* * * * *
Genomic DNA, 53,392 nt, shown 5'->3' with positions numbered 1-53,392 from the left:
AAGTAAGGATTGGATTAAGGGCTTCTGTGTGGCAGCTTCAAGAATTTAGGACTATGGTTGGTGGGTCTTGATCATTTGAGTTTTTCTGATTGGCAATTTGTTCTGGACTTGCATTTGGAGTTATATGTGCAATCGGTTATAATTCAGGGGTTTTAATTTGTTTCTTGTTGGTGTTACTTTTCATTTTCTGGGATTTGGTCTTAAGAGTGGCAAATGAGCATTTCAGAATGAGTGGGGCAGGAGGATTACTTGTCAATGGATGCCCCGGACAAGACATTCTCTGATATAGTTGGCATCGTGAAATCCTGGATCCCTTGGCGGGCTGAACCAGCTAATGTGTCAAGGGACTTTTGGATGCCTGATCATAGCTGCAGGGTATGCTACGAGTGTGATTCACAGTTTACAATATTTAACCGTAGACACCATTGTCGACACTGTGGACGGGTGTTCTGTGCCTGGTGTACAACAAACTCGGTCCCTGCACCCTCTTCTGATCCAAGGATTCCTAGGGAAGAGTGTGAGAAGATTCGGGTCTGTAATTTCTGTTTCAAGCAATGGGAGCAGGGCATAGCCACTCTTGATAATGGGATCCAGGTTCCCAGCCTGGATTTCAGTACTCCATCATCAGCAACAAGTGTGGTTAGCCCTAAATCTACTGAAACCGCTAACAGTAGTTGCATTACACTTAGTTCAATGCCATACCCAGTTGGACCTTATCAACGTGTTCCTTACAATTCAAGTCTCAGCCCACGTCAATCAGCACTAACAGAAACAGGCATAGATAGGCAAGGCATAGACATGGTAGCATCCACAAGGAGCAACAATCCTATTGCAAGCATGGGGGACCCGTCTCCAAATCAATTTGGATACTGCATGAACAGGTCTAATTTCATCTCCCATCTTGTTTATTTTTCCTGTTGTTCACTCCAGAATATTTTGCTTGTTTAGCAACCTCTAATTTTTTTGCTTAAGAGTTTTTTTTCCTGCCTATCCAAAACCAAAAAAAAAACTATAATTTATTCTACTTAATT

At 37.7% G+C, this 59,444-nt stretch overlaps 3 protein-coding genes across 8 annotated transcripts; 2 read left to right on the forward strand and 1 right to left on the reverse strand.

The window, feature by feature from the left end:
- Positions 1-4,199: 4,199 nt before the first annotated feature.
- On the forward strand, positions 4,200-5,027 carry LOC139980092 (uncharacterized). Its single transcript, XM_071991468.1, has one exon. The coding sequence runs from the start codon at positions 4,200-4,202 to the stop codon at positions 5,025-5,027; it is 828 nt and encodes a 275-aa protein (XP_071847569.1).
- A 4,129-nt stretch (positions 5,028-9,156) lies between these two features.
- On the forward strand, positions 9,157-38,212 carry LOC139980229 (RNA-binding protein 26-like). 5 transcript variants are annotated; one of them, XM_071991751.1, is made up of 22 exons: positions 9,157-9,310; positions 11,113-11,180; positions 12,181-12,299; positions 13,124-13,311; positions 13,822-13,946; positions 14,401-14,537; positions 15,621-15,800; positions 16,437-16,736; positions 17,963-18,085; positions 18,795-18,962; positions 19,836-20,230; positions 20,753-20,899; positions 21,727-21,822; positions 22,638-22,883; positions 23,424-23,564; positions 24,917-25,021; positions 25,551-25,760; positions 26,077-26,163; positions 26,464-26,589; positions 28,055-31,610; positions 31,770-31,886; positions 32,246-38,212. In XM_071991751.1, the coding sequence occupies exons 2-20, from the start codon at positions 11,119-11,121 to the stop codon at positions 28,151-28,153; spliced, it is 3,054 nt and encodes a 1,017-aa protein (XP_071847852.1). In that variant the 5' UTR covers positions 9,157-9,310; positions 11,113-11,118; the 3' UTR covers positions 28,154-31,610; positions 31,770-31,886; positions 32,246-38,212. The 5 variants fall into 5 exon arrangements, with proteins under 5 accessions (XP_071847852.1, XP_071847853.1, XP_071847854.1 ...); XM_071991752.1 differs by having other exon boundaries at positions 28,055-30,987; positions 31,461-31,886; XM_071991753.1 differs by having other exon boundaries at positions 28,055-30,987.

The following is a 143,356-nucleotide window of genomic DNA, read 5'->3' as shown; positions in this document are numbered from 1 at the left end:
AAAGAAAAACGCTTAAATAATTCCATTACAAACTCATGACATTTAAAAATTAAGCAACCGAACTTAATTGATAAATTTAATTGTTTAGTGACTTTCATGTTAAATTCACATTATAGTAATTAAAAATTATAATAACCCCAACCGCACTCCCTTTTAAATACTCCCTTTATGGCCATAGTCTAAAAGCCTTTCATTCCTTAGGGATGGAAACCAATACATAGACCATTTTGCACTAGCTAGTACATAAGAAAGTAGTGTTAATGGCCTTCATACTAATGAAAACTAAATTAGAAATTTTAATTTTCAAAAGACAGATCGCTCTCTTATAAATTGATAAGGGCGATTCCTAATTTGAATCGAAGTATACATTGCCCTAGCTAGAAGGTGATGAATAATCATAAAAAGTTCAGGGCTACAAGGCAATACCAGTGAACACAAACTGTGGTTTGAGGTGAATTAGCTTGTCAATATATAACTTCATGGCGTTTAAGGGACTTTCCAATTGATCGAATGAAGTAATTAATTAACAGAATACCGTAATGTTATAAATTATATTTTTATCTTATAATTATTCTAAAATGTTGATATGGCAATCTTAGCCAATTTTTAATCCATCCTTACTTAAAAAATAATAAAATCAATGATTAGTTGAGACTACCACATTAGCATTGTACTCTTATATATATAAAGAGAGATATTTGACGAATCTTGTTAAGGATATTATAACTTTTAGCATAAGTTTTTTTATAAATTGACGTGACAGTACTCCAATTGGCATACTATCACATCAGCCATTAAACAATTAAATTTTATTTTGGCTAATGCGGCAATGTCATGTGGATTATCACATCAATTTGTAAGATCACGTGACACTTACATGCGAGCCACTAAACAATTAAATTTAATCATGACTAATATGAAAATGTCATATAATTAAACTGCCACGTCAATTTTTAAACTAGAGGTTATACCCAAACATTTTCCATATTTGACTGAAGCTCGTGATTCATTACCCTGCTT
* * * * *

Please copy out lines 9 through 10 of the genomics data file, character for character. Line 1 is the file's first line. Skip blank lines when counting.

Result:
The following is a 143,356-nucleotide window of genomic DNA, read 5'->3' as shown; positions in this document are numbered from 1 at the left end:
AAAGAAAAACGCTTAAATAATTCCATTACAAACTCATGACATTTAAAAATTAAGCAACCGAACTTAATTGATAAATTTAATTGTTTAGTGACTTTCATGTTAAATTCACATTATAGTAATTAAAAATTATAATAACCCCAACCGCACTCCCTTTTAAATACTCCCTTTATGGCCATAGTCTAAAAGCCTTTCATTCCTTAGGGATGGAAACCAATACATAGACCATTTTGCACTAGCTAGTACATAAGAAAGTAGTGTTAATGGCCTTCATACTAATGAAAACTAAATTAGAAATTTTAATTTTCAAAAGACAGATCGCTCTCTTATAAATTGATAAGGGCGATTCCTAATTTGAATCGAAGTATACATTGCCCTAGCTAGAAGGTGATGAATAATCATAAAAAGTTCAGGGCTACAAGGCAATACCAGTGAACACAAACTGTGGTTTGAGGTGAATTAGCTTGTCAATATATAACTTCATGGCGTTTAAGGGACTTTCCAATTGATCGAATGAAGTAATTAATTAACAGAATACCGTAATGTTATAAATTATATTTTTATCTTATAATTATTCTAAAATGTTGATATGGCAATCTTAGCCAATTTTTAATCCATCCTTACTTAAAAAATAATAAAATCAATGATTAGTTGAGACTACCACATTAGCATTGTACTCTTATATATATAAAGAGAGATATTTGACGAATCTTGTTAAGGATATTATAACTTTTAGCATAAGTTTTTTTATAAATTGACGTGACAGTACTCCAATTGGCATACTATCACATCAGCCATTAAACAATTAAATTTTATTTTGGCTAATGCGGCAATGTCATGTGGATTATCACATCAATTTGTAAGATCACGTGACACTTACATGCGAGCCACTAAACAATTAAATTTAATCATGACTAATATGAAAATGTCATATAATTAAACTGCCACGTCAATTTTTAAACTAGAGGTTATACCCAAACATTTTCCATATTTGACTGAAGCTCGTGATTCATTACCCTGCTT